Journal of Contemporary Politics
Year: 2023, Volume: 2, Issue: 1, Pages: 15-25
S Y Surendra Kumar ✉ 1
1 Professor, Department of Political Science, Bangalore University, Bengaluru, Karnataka, India
Corresponding author ✉: [email protected]
Received Date:02 February 2023, Accepted Date:22 March 2023, Published Date:27 March 2023
Since its independence, India could count itself among the few nations with strong cards in the arena of soft power like its culture, civilisation, democratic credentials, secular values, pluralistic society, professional expertise, free media, independent judiciary, dynamic civil society and so on. Ironically, India did not use this soft power strategy rigorously to achieve its national interest. In the 1990s, India has been pro-active in pursuing its soft power strategy than ever before to achieve its strategic interest. India, to a certain extent, has been successful in strengthening its ties with Southeast Asia, Africa, US and European countries through its soft power tools like promotion of culture, support towards democracy and involvement with the diaspora, increasing aid and investment and so on. However, India’s soft power strategy in South Asia had mixed results. In this context, the article attempts to identify the need for India to engage in more such tactics rather than hard power in South Asia. India’s plans to use soft power in South Asia and its limitations in achieving her foreign policy objectives in the region will be critically analysed too.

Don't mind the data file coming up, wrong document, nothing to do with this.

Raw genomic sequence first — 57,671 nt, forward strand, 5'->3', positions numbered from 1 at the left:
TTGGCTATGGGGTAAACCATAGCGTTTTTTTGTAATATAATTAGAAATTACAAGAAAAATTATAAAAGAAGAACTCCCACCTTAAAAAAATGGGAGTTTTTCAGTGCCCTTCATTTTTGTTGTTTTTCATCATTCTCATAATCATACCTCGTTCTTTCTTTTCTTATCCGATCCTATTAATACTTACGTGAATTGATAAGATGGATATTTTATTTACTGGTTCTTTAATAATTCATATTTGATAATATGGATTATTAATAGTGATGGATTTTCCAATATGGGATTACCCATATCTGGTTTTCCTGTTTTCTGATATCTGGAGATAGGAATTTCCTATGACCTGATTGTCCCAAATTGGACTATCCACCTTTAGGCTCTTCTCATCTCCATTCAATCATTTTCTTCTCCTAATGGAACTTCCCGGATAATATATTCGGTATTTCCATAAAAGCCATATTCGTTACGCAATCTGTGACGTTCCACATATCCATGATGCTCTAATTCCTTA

Keywords: Soft Power, India, South Asia, Diaspora, Democracy, Tourism
2023 Published by Bangalore University. This is an open-access article under the CC BY license (https://creativecommons.org/licenses/by/4.0/)
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